During this time, I felt very embarrassed to have an assistant in the classroom and, as much as she helped, I did not want her to be present. This is common to other students with disabilities who I have spoken with. It is possible to be in an inclusive classroom and still be isolated as a result of too much support. One typical strategy, which I believe works well, is for a special education assistant to serve the entire class and not just a single student. It is also a very positive strategy to ask other students in the classroom to help fill the role of assistant. It is surprising how willing students are to offer aid to a classmate who has a disability, but only when they see that the need exists. If it is expected that an adult will help, other students are unlikely to intervene. In the end, isn’t inclusion really about teaching students how to live and work together? Part of this means teaching students how to help one another.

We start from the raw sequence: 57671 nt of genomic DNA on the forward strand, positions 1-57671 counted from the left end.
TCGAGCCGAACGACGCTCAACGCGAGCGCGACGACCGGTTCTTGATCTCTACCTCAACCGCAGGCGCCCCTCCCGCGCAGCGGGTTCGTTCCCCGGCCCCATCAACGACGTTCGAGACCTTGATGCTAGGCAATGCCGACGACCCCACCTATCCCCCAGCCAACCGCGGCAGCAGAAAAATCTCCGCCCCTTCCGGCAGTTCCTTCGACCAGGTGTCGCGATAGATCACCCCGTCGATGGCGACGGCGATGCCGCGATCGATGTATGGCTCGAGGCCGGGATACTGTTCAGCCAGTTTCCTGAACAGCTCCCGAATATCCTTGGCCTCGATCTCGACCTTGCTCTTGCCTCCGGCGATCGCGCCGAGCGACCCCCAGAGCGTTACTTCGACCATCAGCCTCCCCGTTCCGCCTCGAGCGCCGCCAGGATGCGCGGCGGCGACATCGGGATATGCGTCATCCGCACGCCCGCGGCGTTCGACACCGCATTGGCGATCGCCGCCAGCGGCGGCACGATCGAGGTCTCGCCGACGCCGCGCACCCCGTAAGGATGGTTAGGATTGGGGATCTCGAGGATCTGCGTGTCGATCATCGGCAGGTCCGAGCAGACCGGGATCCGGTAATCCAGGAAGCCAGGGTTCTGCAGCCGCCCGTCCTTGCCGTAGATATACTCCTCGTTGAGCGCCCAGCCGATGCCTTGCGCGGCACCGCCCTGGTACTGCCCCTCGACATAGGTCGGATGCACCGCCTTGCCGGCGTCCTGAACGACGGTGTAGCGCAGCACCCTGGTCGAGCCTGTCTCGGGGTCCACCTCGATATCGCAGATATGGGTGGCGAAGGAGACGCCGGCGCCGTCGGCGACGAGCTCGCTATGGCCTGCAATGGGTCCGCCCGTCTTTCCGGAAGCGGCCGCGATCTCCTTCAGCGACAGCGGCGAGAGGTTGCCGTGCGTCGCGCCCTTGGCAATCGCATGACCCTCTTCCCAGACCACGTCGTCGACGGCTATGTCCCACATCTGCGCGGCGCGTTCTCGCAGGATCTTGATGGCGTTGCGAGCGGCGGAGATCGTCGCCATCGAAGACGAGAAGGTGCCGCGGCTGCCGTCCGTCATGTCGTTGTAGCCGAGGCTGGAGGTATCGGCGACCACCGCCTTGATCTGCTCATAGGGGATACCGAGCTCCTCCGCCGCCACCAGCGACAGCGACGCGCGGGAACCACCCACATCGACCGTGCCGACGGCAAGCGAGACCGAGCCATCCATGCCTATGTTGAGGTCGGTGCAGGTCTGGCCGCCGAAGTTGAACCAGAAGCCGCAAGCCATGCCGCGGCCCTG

By the time I was in high school, my school had developed a smoothly functioning system of inclusion. Before each new class, I would meet with the teacher to discuss how they could make their teaching more accessible. Most often, this just meant reading materials they put on the projector or blackboard. The support staff who had formerly assisted me in class continued to provide aid by brailing handouts that teachers prepared, but she also began doing other work in the school. When projects were visual, I discussed alternative forms of completing assignments. Friends became my in-class assistants, helping me with materials that were not in braille. Where once I had been “the blind kid” in my school, I became “just another kid” in my school. This was the most important change of all and, I think, is an important victory for inclusive education.